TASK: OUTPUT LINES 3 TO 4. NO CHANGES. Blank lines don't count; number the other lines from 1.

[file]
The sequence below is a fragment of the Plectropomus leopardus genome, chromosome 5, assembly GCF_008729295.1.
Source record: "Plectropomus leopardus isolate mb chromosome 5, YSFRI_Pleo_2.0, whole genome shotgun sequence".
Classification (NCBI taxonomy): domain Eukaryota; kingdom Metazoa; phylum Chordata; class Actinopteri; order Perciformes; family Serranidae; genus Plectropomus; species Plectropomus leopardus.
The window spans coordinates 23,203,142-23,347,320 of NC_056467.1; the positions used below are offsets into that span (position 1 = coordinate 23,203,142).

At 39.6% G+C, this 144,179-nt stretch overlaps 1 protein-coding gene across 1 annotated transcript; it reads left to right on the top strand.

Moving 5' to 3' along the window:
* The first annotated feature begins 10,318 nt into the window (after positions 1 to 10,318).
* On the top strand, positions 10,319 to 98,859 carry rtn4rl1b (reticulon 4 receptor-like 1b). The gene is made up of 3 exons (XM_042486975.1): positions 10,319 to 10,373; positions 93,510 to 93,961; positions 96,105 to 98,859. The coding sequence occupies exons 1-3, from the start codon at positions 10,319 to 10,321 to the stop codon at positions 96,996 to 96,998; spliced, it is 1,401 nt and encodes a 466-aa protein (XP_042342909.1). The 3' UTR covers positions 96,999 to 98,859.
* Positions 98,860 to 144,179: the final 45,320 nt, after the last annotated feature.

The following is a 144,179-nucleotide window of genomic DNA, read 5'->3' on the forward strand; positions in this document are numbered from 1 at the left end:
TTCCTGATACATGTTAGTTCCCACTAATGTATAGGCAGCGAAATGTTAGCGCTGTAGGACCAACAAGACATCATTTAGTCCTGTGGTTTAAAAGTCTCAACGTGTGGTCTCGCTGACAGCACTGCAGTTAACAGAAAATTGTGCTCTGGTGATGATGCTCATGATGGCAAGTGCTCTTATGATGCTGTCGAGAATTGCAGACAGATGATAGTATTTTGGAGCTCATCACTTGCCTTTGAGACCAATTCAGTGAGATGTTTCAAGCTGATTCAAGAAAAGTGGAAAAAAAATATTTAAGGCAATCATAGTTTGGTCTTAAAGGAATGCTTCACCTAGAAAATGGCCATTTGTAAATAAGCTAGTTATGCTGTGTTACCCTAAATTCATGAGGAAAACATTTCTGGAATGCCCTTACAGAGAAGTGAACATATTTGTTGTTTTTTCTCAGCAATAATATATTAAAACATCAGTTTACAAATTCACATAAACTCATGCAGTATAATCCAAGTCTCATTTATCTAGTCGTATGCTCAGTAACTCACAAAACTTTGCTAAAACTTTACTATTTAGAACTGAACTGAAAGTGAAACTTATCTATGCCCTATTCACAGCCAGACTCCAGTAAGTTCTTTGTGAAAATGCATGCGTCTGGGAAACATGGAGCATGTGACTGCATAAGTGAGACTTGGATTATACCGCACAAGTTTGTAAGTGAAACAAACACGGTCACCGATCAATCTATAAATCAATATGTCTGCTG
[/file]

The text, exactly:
Classification (NCBI taxonomy): domain Eukaryota; kingdom Metazoa; phylum Chordata; class Actinopteri; order Perciformes; family Serranidae; genus Plectropomus; species Plectropomus leopardus.
The window spans coordinates 23,203,142-23,347,320 of NC_056467.1; the positions used below are offsets into that span (position 1 = coordinate 23,203,142).